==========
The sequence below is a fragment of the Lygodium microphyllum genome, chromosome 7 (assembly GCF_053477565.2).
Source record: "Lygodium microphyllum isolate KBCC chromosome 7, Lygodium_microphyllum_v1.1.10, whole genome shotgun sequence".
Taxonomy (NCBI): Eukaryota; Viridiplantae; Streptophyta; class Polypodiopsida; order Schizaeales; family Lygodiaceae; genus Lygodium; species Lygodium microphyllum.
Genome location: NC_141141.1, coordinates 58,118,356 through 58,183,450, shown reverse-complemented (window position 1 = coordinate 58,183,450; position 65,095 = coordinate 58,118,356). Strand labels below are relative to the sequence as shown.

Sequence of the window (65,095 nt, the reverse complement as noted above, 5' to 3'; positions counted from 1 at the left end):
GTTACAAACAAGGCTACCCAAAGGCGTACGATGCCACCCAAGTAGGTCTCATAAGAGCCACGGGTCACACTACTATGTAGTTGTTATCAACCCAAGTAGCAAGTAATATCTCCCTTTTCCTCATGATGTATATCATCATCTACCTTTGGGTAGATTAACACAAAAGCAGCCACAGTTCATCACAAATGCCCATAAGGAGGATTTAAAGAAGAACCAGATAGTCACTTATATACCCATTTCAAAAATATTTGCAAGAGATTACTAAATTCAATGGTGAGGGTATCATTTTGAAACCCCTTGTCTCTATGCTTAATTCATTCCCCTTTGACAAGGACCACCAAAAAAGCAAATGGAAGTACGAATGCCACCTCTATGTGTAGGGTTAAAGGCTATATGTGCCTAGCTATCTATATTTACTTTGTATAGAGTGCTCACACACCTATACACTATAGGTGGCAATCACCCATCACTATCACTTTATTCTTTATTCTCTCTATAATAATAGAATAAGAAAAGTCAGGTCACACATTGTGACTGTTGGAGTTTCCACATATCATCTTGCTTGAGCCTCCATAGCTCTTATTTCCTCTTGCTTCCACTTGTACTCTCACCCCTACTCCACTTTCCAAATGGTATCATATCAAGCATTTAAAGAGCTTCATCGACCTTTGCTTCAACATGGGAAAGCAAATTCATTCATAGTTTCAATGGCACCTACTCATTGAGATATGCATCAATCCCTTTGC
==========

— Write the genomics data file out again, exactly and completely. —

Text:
The sequence below is a fragment of the Lygodium microphyllum genome, chromosome 7 (assembly GCF_053477565.2).
Source record: "Lygodium microphyllum isolate KBCC chromosome 7, Lygodium_microphyllum_v1.1.10, whole genome shotgun sequence".
Taxonomy (NCBI): Eukaryota; Viridiplantae; Streptophyta; class Polypodiopsida; order Schizaeales; family Lygodiaceae; genus Lygodium; species Lygodium microphyllum.
Genome location: NC_141141.1, coordinates 58,118,356 through 58,183,450, shown reverse-complemented (window position 1 = coordinate 58,183,450; position 65,095 = coordinate 58,118,356). Strand labels below are relative to the sequence as shown.

Sequence of the window (65,095 nt, the reverse complement as noted above, 5' to 3'; positions counted from 1 at the left end):
GTTACAAACAAGGCTACCCAAAGGCGTACGATGCCACCCAAGTAGGTCTCATAAGAGCCACGGGTCACACTACTATGTAGTTGTTATCAACCCAAGTAGCAAGTAATATCTCCCTTTTCCTCATGATGTATATCATCATCTACCTTTGGGTAGATTAACACAAAAGCAGCCACAGTTCATCACAAATGCCCATAAGGAGGATTTAAAGAAGAACCAGATAGTCACTTATATACCCATTTCAAAAATATTTGCAAGAGATTACTAAATTCAATGGTGAGGGTATCATTTTGAAACCCCTTGTCTCTATGCTTAATTCATTCCCCTTTGACAAGGACCACCAAAAAAGCAAATGGAAGTACGAATGCCACCTCTATGTGTAGGGTTAAAGGCTATATGTGCCTAGCTATCTATATTTACTTTGTATAGAGTGCTCACACACCTATACACTATAGGTGGCAATCACCCATCACTATCACTTTATTCTTTATTCTCTCTATAATAATAGAATAAGAAAAGTCAGGTCACACATTGTGACTGTTGGAGTTTCCACATATCATCTTGCTTGAGCCTCCATAGCTCTTATTTCCTCTTGCTTCCACTTGTACTCTCACCCCTACTCCACTTTCCAAATGGTATCATATCAAGCATTTAAAGAGCTTCATCGACCTTTGCTTCAACATGGGAAAGCAAATTCATTCATAGTTTCAATGGCACCTACTCATTGAGATATGCATCAATCCCTTTGC